De eurocommissaris voor Landbouw, Fischer Boel, riep de lidstaten eind mei op meer te investeren in de productie van biobrandstoffen. Fischer Boel stelde eerder dat in 2010 5,75 van de brandstof van hernieuwbare herkomst zou moeten zijn. De lidstaten zijn niet enthousiast; de Europese ministers van Financiën zien een voorgestelde accijnskorting op biobrandstoffen niet zitten.  De Nederlandse regering wil dat vanaf 2006 bij de eerste pompen in ons land biobrandstoffen te tanken zijn. Maar hoe dat precies gaat gebeuren en vanaf welke datum, is nog de vraag. Daarover moet het kabinet dit jaar een besluit nemen. Zoals het nu ernaar uitziet, haalt Nederland de Europese doelstelling in 2010 niet. In sommige andere lidstaten is al wel volop biobrandstof te verkrijgen.


WWF official Proboscis Monkey Information


Look at this Proboscis Monkey Clip

Another Borneo ape to be lost.




We support the good work of the WWF but what they do in order to save Proboscis Monkey
we hope to hear from them soon. Enclosed their recent info:

Distribution, habitat and behaviour

  • Endemic to Borneo. Can be found along the coastal areas, mangrove swamps and riverine forests of Borneo.
  • In 1977, there were about 6400 of them in Sarawak, but now there are only about 1000 in Sarawak, with perhaps another 2000 in Sabah and 4000 in Kalimantan. Some populations along the west coast of Sabah have disappeared entirely.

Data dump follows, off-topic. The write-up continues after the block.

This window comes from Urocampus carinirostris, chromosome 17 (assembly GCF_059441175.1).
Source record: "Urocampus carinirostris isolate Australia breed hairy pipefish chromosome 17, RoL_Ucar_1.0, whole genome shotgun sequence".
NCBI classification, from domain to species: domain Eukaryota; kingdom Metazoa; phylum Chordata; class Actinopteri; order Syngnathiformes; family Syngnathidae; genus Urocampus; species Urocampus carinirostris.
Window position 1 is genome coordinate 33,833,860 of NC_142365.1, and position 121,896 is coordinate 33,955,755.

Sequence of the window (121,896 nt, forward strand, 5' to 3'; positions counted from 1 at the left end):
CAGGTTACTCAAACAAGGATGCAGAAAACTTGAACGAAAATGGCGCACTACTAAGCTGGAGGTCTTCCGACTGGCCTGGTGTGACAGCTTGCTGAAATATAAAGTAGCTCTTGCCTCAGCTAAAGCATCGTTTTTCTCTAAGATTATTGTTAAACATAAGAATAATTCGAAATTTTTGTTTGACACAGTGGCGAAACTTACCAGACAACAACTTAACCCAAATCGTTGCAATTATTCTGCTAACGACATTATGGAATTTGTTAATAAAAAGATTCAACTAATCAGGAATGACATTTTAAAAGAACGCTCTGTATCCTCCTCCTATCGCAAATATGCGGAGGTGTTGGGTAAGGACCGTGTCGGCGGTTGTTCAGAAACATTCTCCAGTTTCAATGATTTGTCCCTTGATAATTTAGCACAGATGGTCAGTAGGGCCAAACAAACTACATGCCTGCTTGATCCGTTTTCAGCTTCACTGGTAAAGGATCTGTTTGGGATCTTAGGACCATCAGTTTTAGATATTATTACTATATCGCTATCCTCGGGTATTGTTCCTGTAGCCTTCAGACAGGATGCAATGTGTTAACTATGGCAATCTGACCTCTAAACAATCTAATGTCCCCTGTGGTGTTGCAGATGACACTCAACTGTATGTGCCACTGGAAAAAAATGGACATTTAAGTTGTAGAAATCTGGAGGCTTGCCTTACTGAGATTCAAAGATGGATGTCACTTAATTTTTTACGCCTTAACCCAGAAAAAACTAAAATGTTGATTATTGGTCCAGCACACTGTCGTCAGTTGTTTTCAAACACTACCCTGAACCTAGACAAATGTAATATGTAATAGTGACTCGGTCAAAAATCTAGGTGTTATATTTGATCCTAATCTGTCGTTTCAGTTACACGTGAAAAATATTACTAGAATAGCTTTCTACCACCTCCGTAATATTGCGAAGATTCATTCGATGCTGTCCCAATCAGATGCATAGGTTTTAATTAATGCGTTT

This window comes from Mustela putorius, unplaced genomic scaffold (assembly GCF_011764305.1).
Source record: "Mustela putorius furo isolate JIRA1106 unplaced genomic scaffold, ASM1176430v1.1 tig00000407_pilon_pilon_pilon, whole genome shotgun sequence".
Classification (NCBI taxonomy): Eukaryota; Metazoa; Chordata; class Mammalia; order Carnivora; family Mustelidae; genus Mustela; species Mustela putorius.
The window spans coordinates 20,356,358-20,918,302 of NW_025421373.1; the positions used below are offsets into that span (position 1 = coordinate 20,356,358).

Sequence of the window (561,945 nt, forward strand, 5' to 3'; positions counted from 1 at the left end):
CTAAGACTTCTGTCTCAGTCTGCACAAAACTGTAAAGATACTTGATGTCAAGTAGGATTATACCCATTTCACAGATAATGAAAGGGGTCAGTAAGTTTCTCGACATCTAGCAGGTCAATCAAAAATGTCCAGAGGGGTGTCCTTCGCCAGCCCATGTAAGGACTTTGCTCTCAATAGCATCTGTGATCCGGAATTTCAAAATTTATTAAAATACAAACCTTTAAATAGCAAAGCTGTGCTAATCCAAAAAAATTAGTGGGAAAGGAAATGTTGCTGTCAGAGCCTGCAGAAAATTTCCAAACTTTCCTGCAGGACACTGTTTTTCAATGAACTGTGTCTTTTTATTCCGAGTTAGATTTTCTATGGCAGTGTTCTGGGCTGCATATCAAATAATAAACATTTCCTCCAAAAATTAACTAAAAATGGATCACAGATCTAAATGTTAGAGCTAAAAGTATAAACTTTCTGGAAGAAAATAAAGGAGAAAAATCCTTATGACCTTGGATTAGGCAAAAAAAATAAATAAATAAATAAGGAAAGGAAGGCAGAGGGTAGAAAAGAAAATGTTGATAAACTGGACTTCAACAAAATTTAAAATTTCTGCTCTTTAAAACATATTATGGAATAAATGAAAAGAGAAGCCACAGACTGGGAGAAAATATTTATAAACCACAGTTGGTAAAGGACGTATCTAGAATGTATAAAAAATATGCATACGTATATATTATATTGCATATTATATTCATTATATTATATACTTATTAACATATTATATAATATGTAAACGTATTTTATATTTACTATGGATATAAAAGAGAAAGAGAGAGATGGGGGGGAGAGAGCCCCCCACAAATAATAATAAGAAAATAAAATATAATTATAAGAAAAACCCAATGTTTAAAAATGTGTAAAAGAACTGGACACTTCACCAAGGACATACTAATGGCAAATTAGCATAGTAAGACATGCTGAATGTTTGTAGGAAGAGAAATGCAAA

The only known reserves to have a sustained and secure proboscis population are Tanjung Puting
and possibly Mount Palung National Park in Kalimantan.

Description and natural history

  • A very bizarre-looking primate, the tree-dwelling proboscis monkey gets its name from its huge pendulous nose. The nose overhangs the mouth and the monkey has to push it aside in order to eat. The female has a shorter and more snubby version.
  • They have pot bellies and are very noisy primates with their strange honking sounds.
  • Only primate species adapted for swimming with some webbing between its fingers. They are proficient swimmers, moving quietly (so as not to attract its natural predator, the crocodile) using a form of dog paddle, and like to dive off a tree branch high above the water, sometimes with babies clinging to their mothers’ fur.
  • The male averages 24kg in weight, twice as much as the female. Hence it tends to move more carefully than the females or younger males do.
  • Adults have an orangey red coat, greyish on their bottom half, and a long thick white tail. Newborns have deep blue faces with upturned noses, but assume adult colouring when they are about nine months old.

Lives on a special diet of leaves, flowers and seeds of vegetation found only in riverine, peat swamps


  • Now listed as an endangered species, their long-term survival is dependent on protection given by gazetted parks and wildlife sanctuaries such as the proposed Kinabatangan Wildlife Sanctuary, an important wetland in Sabah.
  • Enforce protection, institute strict regulations on land use of wetlands and pollution management to minimise environmental damage to the specie’s natural habitats.



by Jan van der Meer Holland
(the Dutch “Orang Belanda”)
Start reading this weblog from the bottum!